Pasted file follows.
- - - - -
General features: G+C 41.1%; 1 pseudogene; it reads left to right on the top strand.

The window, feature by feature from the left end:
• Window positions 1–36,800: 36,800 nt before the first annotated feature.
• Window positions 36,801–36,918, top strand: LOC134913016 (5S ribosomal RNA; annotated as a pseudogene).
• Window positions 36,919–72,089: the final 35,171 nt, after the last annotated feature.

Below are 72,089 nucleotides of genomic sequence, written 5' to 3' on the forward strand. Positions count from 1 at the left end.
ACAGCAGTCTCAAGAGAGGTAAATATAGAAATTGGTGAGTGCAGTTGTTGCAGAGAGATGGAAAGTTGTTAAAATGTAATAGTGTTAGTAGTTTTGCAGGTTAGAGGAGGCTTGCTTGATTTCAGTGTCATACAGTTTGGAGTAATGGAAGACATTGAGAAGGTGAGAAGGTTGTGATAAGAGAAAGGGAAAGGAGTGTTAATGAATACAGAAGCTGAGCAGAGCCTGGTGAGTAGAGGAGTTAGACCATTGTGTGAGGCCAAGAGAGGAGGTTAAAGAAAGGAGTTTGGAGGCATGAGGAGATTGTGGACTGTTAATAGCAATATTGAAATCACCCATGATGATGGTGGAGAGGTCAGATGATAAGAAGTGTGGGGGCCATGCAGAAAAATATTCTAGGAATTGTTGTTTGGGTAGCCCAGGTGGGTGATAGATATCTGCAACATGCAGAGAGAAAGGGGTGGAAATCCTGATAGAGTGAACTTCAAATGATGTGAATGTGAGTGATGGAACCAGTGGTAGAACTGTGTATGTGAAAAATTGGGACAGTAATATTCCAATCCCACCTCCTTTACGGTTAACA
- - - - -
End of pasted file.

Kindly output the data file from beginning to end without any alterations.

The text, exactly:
General features: G+C 41.1%; 1 pseudogene; it reads left to right on the top strand.

The window, feature by feature from the left end:
• Window positions 1–36,800: 36,800 nt before the first annotated feature.
• Window positions 36,801–36,918, top strand: LOC134913016 (5S ribosomal RNA; annotated as a pseudogene).
• Window positions 36,919–72,089: the final 35,171 nt, after the last annotated feature.

Below are 72,089 nucleotides of genomic sequence, written 5' to 3' on the forward strand. Positions count from 1 at the left end.
ACAGCAGTCTCAAGAGAGGTAAATATAGAAATTGGTGAGTGCAGTTGTTGCAGAGAGATGGAAAGTTGTTAAAATGTAATAGTGTTAGTAGTTTTGCAGGTTAGAGGAGGCTTGCTTGATTTCAGTGTCATACAGTTTGGAGTAATGGAAGACATTGAGAAGGTGAGAAGGTTGTGATAAGAGAAAGGGAAAGGAGTGTTAATGAATACAGAAGCTGAGCAGAGCCTGGTGAGTAGAGGAGTTAGACCATTGTGTGAGGCCAAGAGAGGAGGTTAAAGAAAGGAGTTTGGAGGCATGAGGAGATTGTGGACTGTTAATAGCAATATTGAAATCACCCATGATGATGGTGGAGAGGTCAGATGATAAGAAGTGTGGGGGCCATGCAGAAAAATATTCTAGGAATTGTTGTTTGGGTAGCCCAGGTGGGTGATAGATATCTGCAACATGCAGAGAGAAAGGGGTGGAAATCCTGATAGAGTGAACTTCAAATGATGTGAATGTGAGTGATGGAACCAGTGGTAGAACTGTGTATGTGAAAAATTGGGACAGTAATATTCCAATCCCACCTCCTTTACGGTTAACA